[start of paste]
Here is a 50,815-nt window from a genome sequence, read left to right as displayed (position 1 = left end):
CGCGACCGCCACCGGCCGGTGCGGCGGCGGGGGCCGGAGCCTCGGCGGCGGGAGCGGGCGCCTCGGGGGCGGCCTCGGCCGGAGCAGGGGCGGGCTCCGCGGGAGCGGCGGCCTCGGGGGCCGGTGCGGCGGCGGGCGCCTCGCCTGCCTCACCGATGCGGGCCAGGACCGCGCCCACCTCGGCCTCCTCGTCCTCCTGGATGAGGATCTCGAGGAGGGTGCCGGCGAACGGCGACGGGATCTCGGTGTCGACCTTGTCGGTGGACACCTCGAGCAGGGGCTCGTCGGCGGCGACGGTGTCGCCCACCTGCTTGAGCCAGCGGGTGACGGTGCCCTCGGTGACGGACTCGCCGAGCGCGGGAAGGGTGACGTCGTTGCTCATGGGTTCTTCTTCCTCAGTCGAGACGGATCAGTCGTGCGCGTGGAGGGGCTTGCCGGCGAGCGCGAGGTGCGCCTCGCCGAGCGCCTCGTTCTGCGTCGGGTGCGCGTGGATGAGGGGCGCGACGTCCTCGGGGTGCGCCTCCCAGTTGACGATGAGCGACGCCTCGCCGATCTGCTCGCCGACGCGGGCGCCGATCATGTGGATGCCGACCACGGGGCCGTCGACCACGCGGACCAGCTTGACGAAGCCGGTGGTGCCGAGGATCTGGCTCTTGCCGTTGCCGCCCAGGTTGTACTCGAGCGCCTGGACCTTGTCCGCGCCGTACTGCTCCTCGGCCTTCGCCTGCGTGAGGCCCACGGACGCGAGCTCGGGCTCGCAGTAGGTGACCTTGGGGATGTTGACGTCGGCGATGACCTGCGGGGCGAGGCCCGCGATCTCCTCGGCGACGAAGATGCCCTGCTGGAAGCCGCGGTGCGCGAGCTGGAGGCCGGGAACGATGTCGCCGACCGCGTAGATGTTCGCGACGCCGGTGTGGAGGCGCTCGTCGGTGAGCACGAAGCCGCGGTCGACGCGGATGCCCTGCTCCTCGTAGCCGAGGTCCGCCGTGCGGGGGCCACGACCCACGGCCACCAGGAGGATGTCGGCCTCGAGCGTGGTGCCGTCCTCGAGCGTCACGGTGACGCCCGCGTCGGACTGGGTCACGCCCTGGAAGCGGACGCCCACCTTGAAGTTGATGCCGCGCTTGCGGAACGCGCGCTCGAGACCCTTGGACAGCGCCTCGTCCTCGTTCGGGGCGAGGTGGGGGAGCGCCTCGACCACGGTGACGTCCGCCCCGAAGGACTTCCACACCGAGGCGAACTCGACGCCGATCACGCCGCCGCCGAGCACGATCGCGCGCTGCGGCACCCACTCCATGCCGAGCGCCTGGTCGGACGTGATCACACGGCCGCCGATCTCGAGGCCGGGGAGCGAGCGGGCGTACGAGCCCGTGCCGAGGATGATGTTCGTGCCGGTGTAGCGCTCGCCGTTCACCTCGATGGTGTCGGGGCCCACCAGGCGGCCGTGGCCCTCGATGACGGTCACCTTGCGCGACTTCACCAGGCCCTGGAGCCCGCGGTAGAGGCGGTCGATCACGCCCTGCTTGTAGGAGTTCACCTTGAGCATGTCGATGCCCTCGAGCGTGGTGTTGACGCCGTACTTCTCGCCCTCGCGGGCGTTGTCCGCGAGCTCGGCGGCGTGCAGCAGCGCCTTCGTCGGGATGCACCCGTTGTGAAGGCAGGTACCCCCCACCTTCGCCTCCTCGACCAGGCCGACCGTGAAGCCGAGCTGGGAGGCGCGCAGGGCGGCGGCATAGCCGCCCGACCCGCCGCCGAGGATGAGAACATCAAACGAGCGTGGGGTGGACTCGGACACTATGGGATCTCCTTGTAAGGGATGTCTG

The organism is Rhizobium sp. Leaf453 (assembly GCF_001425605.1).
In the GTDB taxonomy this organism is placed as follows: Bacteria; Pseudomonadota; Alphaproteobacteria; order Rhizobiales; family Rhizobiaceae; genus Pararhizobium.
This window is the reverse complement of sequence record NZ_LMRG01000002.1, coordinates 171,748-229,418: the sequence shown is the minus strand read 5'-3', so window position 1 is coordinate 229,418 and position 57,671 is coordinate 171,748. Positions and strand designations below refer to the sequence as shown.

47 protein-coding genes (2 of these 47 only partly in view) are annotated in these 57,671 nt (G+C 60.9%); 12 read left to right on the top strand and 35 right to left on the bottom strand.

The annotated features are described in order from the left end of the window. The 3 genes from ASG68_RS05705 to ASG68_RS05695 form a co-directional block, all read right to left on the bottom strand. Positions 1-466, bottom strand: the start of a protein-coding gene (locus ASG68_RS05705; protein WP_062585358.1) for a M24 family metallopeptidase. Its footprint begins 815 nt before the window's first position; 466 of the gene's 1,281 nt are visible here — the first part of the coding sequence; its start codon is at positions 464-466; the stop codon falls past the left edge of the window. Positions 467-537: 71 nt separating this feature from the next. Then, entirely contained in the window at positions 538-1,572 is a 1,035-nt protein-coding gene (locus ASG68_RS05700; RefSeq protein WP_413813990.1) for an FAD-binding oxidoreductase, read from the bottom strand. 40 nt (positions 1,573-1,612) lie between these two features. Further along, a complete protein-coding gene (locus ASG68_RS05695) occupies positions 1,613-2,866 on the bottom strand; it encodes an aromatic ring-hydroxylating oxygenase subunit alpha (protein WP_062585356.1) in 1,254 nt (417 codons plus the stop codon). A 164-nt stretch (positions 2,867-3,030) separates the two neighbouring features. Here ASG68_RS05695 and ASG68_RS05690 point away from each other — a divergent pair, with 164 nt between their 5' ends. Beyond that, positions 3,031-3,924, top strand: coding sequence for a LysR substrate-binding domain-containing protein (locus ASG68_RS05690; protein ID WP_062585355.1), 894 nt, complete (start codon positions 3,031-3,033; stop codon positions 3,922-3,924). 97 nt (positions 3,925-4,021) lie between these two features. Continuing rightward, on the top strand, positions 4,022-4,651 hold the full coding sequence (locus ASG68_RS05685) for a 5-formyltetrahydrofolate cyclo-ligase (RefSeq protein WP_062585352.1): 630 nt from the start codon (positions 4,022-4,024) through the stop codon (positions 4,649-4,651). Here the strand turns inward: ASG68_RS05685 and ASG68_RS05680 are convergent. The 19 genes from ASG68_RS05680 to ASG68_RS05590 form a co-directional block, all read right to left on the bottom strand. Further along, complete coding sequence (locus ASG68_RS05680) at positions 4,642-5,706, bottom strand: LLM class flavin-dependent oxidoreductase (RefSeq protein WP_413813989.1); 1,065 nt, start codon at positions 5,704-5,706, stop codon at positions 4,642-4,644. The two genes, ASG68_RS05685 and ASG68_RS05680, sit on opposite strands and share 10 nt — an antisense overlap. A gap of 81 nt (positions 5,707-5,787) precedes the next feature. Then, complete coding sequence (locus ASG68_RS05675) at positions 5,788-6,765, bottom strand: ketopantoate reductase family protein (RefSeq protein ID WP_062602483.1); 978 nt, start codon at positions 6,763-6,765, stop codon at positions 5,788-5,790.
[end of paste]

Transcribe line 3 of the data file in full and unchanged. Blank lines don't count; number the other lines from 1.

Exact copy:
The organism is Rhizobium sp. Leaf453 (assembly GCF_001425605.1).